Historian Saul Friedländer, survivor of the Shoah, received the Balzan Prize on July 1 at the Federal Palace in Bern for his life’s work in the study of the Shoah and genocide. The prize was awarded to him last September, for a discount this summer.
Nearly 90 years old, the researcher was rewarded for “the unique impact he had on the development of Holocaust studies; for his masterpiece, the integrated history of the persecution and extermination of European Jews; and for constructing a historical narrative that expresses the unspeakable, combining highly specialized analysis with the disturbing voices of victims, persecutors and onlookers,” the Balzan Prize said.
World authority on the subject, he is also a survivor – a double experience that makes him unique. He thus transformed the story of his own life into a vivid source of inspiration for his work as a historian of the Holocaust.
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Combining great intellectual discipline with a passion for memory, he wrote his works in a rigorously analyzed and documented manner.
Saul Friedländer’s approach has thus enabled him to have an unparalleled impact on the emerging field of Holocaust studies.
“I am in the last age group that can share the memories of this era. The memory will fade, perhaps.”
Saul Friedländer, Prizewinner of the #BalzanPrizeanswers questions via video intervention asked by Thomas Maissen.#genocideresearch pic.twitter.com/ckv49j7tu8
—BalzanPrize (@BalzanPrize) June 30, 2022
His masterpiece, Nazi Germany and the Jews (Nazi Germany and the Jewspublished by Seuil), recounts and details the persecution and extermination of all European Jews.
The two volumes that make up this work are the fruit of a lifetime of research and took 16 years to write (volume 1 was published in 1997; volume 2 in 2007). Together they offer the first comprehensive account of the Holocaust, taking into account all the occupied European countries and integrating for the first time in a single interpretative framework the developments in Eastern and Eastern Europe. West.
“This holistic approach is one of the reasons that the works of Saul Friedländer have been so influential until today,” wrote the Balzan Prize.
“The other big reason is his extraordinary way of using personal documents written at the time of the events by victims, persecutors and bystanders. These voices combine to create an atmosphere that cannot be drawn from other sources. Saul Friedländer’s work greatly stimulated the use of personal documents in the history of the Holocaust, which is common practice today. Saul Friedländer’s originality also manifests itself in a particular form of self-awareness. While insisting on the need for a self-critical attitude, in order to diminish the limits of subjectivity, he continues to assert that one should also avoid excessive constraint and paralyzing caution. His reflections on the links between history and memory, including his own, continue to inspire his work. »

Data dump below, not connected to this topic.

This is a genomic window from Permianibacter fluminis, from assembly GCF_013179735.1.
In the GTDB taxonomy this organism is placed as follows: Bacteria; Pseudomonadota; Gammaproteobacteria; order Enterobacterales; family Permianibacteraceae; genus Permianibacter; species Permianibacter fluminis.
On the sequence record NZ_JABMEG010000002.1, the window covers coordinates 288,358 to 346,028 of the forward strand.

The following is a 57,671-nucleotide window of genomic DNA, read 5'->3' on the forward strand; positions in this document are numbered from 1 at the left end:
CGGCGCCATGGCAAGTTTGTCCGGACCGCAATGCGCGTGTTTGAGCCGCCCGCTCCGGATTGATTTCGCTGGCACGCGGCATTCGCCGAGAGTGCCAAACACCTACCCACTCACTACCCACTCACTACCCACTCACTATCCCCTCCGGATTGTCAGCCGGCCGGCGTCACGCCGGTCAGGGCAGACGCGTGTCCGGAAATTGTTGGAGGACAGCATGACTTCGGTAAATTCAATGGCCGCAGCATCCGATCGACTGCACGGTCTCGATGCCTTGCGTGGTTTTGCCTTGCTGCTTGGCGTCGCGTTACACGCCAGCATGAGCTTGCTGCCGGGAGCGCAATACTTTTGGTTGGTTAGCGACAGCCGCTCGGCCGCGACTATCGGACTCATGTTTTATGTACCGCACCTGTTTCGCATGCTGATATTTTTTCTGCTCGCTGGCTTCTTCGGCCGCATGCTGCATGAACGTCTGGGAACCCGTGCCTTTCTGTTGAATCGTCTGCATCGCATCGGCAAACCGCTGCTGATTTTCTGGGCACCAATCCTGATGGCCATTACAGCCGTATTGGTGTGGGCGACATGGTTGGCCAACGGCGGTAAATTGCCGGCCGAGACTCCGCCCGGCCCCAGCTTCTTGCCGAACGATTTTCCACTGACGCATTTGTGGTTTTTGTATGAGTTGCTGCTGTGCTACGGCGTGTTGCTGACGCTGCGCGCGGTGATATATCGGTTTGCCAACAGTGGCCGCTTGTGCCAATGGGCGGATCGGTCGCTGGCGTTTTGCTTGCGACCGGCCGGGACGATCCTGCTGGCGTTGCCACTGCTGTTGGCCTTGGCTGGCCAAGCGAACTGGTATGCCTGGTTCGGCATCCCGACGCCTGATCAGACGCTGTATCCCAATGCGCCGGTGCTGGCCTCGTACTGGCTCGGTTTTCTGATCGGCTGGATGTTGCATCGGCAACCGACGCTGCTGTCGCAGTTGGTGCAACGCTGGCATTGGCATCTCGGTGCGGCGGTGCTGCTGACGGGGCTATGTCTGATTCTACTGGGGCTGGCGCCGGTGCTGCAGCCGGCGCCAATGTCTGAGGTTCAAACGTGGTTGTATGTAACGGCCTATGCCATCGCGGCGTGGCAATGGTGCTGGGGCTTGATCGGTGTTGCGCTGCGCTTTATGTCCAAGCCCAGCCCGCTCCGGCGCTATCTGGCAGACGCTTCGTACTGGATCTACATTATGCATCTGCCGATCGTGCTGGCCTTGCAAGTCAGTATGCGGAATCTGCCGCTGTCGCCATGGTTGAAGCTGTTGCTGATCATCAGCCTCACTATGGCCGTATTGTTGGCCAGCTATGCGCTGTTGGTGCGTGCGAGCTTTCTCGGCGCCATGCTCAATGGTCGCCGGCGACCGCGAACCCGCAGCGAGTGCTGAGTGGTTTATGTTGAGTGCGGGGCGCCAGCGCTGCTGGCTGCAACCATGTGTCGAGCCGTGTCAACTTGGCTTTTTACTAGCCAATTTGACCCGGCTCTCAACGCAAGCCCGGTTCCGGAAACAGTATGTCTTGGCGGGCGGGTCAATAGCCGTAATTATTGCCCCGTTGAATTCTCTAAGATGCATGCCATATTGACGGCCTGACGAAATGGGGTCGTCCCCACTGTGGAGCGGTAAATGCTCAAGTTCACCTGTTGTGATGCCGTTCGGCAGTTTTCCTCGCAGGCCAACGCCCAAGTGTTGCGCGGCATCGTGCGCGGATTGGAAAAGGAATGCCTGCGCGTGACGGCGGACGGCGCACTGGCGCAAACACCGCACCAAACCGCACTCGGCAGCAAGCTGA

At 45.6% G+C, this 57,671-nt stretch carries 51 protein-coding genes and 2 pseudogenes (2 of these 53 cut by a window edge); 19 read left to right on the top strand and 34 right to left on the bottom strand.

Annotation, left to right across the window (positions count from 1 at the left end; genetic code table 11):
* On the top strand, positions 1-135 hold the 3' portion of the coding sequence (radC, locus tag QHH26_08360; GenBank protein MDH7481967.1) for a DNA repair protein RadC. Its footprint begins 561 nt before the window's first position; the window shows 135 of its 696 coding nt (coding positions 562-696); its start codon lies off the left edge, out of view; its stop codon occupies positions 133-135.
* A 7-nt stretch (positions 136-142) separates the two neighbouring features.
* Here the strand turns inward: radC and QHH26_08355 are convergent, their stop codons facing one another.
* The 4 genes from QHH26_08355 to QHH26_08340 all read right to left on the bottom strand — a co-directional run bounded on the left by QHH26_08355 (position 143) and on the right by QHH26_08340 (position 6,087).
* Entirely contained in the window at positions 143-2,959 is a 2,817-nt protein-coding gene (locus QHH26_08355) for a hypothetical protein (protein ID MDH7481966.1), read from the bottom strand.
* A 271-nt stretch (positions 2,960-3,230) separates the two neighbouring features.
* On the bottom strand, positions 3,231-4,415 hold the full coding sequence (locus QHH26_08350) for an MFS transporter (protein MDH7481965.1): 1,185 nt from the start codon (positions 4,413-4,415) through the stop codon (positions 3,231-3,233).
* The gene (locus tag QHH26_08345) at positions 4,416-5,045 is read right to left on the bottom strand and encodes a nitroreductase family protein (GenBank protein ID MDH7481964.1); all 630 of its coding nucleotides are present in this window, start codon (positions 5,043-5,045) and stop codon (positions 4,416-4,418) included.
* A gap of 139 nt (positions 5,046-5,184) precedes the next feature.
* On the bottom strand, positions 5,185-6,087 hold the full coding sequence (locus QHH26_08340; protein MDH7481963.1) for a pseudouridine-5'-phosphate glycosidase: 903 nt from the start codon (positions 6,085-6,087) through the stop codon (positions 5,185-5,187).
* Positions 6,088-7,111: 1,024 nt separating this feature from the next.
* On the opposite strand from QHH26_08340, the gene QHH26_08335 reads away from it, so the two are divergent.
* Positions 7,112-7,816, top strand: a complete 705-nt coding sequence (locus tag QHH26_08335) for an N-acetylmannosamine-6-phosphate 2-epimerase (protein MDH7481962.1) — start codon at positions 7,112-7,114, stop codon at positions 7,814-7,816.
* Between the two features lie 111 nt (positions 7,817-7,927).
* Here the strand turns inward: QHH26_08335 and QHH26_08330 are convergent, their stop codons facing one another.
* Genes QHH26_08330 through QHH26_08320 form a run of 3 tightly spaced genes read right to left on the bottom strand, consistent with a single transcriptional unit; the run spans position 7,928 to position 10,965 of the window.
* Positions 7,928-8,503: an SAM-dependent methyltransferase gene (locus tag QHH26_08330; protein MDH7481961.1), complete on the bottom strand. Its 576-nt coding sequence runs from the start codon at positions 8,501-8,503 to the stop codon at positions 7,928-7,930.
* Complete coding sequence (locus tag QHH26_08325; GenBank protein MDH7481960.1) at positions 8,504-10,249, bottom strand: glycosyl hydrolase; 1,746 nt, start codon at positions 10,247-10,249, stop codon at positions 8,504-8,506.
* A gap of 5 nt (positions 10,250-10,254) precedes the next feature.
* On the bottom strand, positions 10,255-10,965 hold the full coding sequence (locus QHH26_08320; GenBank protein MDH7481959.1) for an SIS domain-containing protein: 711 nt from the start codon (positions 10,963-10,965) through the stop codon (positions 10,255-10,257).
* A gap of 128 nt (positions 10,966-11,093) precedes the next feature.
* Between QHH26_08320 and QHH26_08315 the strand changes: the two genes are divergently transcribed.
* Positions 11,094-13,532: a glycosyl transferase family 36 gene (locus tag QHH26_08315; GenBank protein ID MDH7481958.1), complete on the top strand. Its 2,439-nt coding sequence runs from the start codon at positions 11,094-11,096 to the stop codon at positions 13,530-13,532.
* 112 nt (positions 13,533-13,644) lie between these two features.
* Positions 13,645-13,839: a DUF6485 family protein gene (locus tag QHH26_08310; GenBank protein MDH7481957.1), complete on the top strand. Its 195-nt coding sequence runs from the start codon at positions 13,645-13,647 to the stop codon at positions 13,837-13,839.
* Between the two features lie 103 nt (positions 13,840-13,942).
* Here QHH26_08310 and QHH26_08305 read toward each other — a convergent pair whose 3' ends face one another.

Apart from his academic publications as Memory, History, and the Extermination of the Jews of Europe (1993) or Pius XII and the Third Reich (1964), reissued and expanded as Pius XII and the Holocaust: A Reexamination (2010), he wrote two memoirs. In When Memory Comes (1979) (When the memory comes1998) he dwells on the loss of his parents and the meaning of his Jewish roots. Where Memory Leads (2016) (Where does memory lead? My life, 2016) is the story of an intellectual maturation that spans three continents and allows him to reflect on the events that led to such a deep and enduring fascination with Jewish life and history. With this work on memory he shows, in theory and in practice, that Holocaust victims can also be Holocaust specialists – and this has been extremely important for the development of this field.
With the endowment of the Balzan Prize, he plans to direct a work by a group of researchers from the University of Bielefeld, Germany, on the theme of “bystanders”, the spectators and witnesses of the Holocaust who did nothing. .
Saul Friedländer, born in Prague in 1932 into a German-speaking Jewish family, was hidden in France during the Second World War by his parents who died in deportation. He joined Israel in 1948 and worked in the late 1950s with former President Shimon Peres.
He holds French, Austrian, Israeli, German and American nationalities.
He has notably worked at the University of California at Los Angeles, the Hebrew University of Jerusalem, Tel Aviv University, the University of Geneva and the University of California at Berkeley. He is a Fellow of the American Academy of Arts and Sciences and has received several other awards, including the Pulitzer Prize for Essay and the 2007 German Booksellers’ Peace Prize.
In a long interview given to the Swiss magazine The Illustrated on the occasion of the presentation of his prize, he warned of what is happening today in Ukraine.
Based in Milan for the academic part and in Zurich for the financial part, the International Balzan Prize Foundation awards prizes each year to scientists, scholars, researchers and intellectuals. These are endowed with 750,000 Swiss francs.
When the prizes are awarded, the winners must commit to using at least half of the sum to finance new projects carried out by young researchers in the same field of competence as the beneficiary of the prize, who is directing their work.
The Balzan Foundation covers a very broad field of human sciences, culture and humanism. Many Balzan Prize winners have subsequently been awarded a Nobel Prize.
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Historian Saul Friedländer, Holocaust survivor, receives the Balzan Prize